The One Thing You Should Do Before Writing that Licensing Manager Job Description

A version of this article first appeared in LinkedIn. Please feel free to connect with me if you find value in it or if you’d like to know more about technology transfer recruiting. We provide clients with best practices and solutions in hiring as well as candidates that fit their needs and the needs of the department.


You’re excited. You have the opportunity to hire someone amazing.

Or maybe you’re a little put out that you need to fill a position.

Either way, this is an opportunity. It’s a chance to hand select someone who will be a major influence in your department’s success. Yes, it can be time-consuming but the more effort you put into finding your ideal candidate, the better situated your tech transfer department will be once you have your new person in place.

However, before you run off and dig out the licensing manager job description from the last time you posted it, there’s one thing you need to do.


Why a Landscape Assessment Is Good for You and the Department

Would you build an addition to your home without surveying the area? Do teams go to the draft without knowing where their vulnerabilities are? Do scientists form a hypothesis without studying previous research?

No, in all of these cases.

You can’t visualize what it takes to succeed without assessing your current structure. Through this type of assessment, you can better identify weaknesses, needs, and strengths of your team. Here are some questions to help you see your team structure objectively:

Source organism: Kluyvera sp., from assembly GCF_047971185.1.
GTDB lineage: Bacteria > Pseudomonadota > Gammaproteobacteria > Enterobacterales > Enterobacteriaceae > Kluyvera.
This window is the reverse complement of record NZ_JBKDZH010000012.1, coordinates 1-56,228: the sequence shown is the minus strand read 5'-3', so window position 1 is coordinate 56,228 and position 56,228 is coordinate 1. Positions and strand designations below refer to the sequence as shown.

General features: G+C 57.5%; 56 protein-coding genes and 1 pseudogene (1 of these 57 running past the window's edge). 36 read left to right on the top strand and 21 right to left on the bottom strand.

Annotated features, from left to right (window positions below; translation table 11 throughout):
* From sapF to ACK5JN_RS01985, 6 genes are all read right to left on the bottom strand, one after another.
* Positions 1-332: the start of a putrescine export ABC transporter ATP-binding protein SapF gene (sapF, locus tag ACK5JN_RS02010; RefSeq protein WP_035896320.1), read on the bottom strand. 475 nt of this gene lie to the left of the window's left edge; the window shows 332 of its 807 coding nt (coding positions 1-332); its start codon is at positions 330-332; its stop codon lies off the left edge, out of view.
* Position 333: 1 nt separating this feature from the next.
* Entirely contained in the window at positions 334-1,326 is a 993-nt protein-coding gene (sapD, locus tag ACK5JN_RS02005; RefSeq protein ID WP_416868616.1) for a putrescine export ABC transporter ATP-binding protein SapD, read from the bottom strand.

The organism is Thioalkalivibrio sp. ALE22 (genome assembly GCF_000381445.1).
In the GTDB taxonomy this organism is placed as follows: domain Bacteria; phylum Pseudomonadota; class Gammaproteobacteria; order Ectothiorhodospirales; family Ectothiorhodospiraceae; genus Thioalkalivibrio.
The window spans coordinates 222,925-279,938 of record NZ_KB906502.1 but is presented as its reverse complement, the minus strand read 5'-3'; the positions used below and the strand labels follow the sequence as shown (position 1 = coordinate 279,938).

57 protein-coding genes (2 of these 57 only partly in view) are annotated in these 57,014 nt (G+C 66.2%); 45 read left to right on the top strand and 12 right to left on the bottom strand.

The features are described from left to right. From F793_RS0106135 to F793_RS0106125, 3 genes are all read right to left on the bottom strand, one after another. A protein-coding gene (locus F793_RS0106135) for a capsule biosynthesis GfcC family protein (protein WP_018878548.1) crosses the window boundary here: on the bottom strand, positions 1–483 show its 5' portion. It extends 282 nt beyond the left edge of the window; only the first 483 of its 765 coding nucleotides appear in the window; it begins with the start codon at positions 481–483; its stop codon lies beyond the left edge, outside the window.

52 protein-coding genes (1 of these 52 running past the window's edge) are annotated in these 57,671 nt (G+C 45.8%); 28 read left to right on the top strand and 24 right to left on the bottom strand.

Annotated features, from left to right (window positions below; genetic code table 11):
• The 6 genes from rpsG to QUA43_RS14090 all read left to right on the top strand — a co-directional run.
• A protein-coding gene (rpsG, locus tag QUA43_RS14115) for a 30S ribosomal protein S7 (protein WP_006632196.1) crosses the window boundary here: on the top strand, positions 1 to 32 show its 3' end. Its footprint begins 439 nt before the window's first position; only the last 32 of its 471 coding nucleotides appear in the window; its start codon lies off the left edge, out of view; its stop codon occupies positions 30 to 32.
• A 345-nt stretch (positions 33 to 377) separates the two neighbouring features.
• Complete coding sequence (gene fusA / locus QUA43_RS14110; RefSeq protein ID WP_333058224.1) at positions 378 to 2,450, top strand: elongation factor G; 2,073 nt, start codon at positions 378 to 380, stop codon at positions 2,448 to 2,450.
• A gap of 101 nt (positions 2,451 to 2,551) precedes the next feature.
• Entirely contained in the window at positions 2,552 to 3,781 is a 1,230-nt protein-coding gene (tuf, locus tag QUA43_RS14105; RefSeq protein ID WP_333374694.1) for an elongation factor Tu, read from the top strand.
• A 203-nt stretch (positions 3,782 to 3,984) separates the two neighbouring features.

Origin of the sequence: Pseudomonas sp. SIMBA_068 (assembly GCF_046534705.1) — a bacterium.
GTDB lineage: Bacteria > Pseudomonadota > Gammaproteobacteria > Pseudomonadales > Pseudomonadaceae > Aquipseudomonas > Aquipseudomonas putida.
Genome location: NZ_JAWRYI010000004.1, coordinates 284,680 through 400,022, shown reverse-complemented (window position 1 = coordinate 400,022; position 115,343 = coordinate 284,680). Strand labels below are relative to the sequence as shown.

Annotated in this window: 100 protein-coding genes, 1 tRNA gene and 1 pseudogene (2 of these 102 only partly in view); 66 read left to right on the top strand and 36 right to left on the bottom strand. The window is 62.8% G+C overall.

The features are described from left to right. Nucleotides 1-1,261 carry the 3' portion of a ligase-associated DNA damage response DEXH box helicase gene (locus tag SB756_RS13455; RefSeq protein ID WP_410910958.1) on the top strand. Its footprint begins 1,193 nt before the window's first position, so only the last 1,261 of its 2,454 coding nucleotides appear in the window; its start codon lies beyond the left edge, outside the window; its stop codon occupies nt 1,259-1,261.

• What’s the salary range for my team?
  • What’s the median level of experience or years in the industry?
  • What does my team have in common (such as D., JD, RTTP, CLP designations)
  • Thinking of my most challenging employee, what makes that person so? (You’ll want to keep this in mind when interviewing others. Relationships are like chemical equations. Pick the wrong combo and it could be explosive or fizzle into nothing.)
  • Based on your current department, make broad generalizations about the person you would hire if you were hiring someone very similar to those you already have. Keep this sketch in mind when you interview. You can continue down the same path or hire someone completely different. Your recruiter can speak with you about the pros and cons of both.

Once you answer these questions about your team, you can begin working to draft a job description with your future success in mind. Every new employee is an opportunity to find an extraordinary fit for your department. Seize the opportunity or not. It’s up to you.

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